Save Some Space
So the 15-inch display on your laptop is starting to feel cramped, and you work mainly in one location. Yes, you could attach an additional screen to your notebook, or opt for a desktop tower with a separate monitor, but another option is an all-in-one (AIO) desktop. For about the same amount you would spend on a midrange-to-high-end laptop with a 17-inch screen (or more likely less), you can get an AIO desktop PC with a 23-inch-or-larger screen. Here's what to consider when shopping for an all-in-one PC.
Focus on the Screen
The first thing to look at (no pun intended) is the screen. While less expensive AIO PCs will come with 20-inch screens, those are better suited to cramped spaces like classroom labs or dorm rooms. What you really want is a display at least 23 inches on the diagonal—and larger is better if you can do it. (The biggest all-in-ones we've seen to date have had curved 34-inch screens.) You're almost guaranteed a 1,920-by-1,080-resolution (full HD) screen at this size, and larger screens will go even higher (up to 4K in many cases, or 3,440 by 1,440 on an ultra-wide display). That gives you the ability to view multiple windows side by side, or view a three- to four-page-wide spreadsheet; and if you're a multitasker, the more screen room the better. Though it's not a concern to those with 20/10 or better vision, a larger screen and higher resolution will let you increase the font size on your Word documents or Excel spreadsheets while still keeping a lot of information on the screen. Desktop screens are brighter than laptop displays in general, as well. Look for In-Plane Switching (IPS) technology for the best screen quality. IPS screens are inherently better at off-axis viewing, which means you won't have to be sitting perfectly centered to see accurate colors and all the detail in your images.
To touch screen or not to touch screen—that is the question. The tiled Start interface in Windows 10 was designed with touch screens in mind, and makes interacting with your various applications as easy as it's ever been. But although these can be fun and functional for families, a touch screen isn't 100 percent necessary yet, especially if you plan to use the all-in-one like a traditional computer, in which case you're better off using a keyboard and mouse. There are some touch gestures in macOS as well that could take advantage of a touch screen, but for Macs it's (also) not yet a necessity. Scrolling with a mouse or a touchpad will still be as quick or quicker than on a touch screen. Selecting text for copy and paste is easier with a mouse. If you fill out forms online and switch between text-entry boxes, pull-down menus, and check boxes, then it's likely that you'll be able to enter data quicker with a keyboard and mouse or touchpad.
If you're planning on using the touch screen at least 50 percent of the time, look for systems with screens that can recline down to horizontal (90 degrees) or almost horizontal. This lets you use the system like a large tablet, so you don't have to hold your arm out constantly to use the touch screen. Think about using an ATM: The vertical screen is fine for a 90-second transaction, but will become tiring after 10 minutes or more. It's the same reason why piano keyboards are still horizontal after hundreds of years, even though piano makers could easily situate the keys vertically. It's simple ergonomics.
Speaking of vertical orientation, some AIO stands let you pivot the screen into a portrait orientation. Portrait mode lets you view content like webpages and some pictures without wasted space to the sides of the screen. It's a boon for Web developers and layout artists still working on print publications. If Portrait mode is something you'd be interested in, make sure the system features auto-rotate; without it, you'll need to switch display settings every time you pivot the display.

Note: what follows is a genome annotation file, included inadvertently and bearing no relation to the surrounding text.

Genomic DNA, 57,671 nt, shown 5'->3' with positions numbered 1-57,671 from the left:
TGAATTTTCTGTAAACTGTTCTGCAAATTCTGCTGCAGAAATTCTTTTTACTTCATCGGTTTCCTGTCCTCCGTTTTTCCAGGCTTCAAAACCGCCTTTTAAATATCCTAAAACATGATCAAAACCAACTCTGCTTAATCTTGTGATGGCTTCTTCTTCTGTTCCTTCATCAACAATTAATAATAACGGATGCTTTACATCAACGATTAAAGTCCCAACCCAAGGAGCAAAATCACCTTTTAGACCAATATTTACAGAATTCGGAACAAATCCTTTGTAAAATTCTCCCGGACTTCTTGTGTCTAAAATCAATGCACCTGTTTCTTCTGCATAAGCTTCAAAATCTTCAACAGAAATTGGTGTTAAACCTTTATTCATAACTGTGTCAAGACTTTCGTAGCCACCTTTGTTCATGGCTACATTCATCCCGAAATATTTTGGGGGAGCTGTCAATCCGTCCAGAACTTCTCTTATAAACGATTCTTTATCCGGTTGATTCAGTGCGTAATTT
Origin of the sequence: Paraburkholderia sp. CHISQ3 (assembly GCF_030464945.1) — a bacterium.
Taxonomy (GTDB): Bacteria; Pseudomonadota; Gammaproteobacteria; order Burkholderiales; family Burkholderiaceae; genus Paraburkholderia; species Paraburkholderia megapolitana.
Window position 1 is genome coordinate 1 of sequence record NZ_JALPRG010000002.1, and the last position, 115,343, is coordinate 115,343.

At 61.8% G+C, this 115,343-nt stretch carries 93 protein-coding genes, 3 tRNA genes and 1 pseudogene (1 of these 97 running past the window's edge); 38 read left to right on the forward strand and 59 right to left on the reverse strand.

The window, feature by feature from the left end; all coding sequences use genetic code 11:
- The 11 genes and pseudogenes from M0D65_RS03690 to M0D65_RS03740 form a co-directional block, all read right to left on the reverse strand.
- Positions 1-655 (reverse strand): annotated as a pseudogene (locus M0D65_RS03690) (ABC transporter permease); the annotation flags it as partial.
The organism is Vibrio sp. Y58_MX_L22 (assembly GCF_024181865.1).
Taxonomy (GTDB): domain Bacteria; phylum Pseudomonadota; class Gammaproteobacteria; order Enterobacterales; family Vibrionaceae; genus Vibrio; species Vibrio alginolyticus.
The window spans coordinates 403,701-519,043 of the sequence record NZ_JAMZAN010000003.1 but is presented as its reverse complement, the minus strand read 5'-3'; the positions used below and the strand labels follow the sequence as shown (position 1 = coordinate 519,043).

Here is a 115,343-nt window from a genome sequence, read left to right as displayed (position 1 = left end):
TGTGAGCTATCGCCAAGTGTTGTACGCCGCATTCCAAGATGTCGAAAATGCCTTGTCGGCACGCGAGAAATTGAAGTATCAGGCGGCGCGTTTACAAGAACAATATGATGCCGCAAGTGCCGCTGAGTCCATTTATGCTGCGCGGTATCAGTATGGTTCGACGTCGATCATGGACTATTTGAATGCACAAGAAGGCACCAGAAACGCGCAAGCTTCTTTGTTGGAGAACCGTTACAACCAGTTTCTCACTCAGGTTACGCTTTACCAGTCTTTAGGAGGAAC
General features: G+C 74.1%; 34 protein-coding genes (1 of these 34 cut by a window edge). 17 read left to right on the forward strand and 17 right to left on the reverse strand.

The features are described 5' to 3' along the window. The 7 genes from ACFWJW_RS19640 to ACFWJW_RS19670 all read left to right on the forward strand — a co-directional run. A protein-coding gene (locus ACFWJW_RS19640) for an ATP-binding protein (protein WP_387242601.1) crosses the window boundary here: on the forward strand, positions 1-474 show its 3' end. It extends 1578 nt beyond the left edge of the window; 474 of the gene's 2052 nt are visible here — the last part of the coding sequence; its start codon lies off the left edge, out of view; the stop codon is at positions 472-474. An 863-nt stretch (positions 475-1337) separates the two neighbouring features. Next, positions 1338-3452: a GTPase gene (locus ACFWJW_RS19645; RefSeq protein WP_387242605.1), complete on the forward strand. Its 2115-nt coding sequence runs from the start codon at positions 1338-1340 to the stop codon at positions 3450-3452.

Power and Connections
While you can get a dual-core processor in a base configuration, look for a true quad-core processor on a large-screen AIO PC. It will help with editing photos or videos, or playing music in the background while you work on several tasks in the foreground. About 6GB to 8GB should be the minimum system memory you should accept. Although 4GB will work fine for basic users, you're going to feel the limits of such a system quicker. That said, 8GB or 16GB will let you keep dozens of tabs open on your browser and still have room left over for Photoshop.
As far as storage, look for a hard drive of at least 1TB capacity if you're going to store any video on your PC. Videos tend to clog up hard drives faster than just about any other type of file. If you're a heavy download fan, then by all means grab a 2TB drive. The only issue is that a traditional spinning hard drive is relatively slow booting and loading apps. If you'd rather have a system that's more a speed demon than a file storage unit, look for an AIO that uses a solid-state drive (SSD) as the boot drive. If you keep all your files on a central network-attached storage (NAS) device or stored on in the cloud, just about any SSD or hard drive larger than 128GB will be sufficient for most users. That's enough for the operating system and a handful of frequently used programs. You can have the best of both worlds with an all-in-one PC that boots from a SSD but has an additional spinning hard drive for storage. Look for a 128GB boot drive and at least 1TB of hard drive storage if you're a power user. You'll need more storage (2TB to 4TB) if you plan on keeping your entire video, music, and photo collection on your AIO.
Adding an extra 1TB or so is also easy with an external drive. SSDs cost more per gigabyte than regular spinning hard drives, but SSDs boot up and wake from sleep so much faster than regular drives. Adding a 32GB cache SSD can speed up some tasks like loading apps, but for true speed, get a "real" SSD as your primary (C:) drive. Unfortunately, some of the new AIO PCs are harder to upgrade after checkout, so make sure you get what you need at the start.
See How We Test Desktops
Because an all-in-one is, at its heart, a computer, it should have all the ports you expect to need during your day-to-day activities, particularly USB (in easy-to-access places, if at all possible). You may also want an Ethernet port, though most all-in-ones today come with Wi-Fi support built in, so you can easily hook it up to the wireless network you already have in your home. Also handy is an HDMI input port, which gives you the flexibility to use the all-in-one as a display for a separate PC or other device.
You'll want a system with a wireless keyboard and mouse or touchpad. Although you could theoretically use the on-screen equivalents on a touch screen, using a touch screen for everything can get tiring, especially when you're typing for more than a minute or two. A few dozen words are easy to type on a touch screen, while 3,000 words in a single session will be a challenge. It's also arguably easier to use a mouse or touchpad than a touch screen when selecting large blocks of text for cut/paste operations.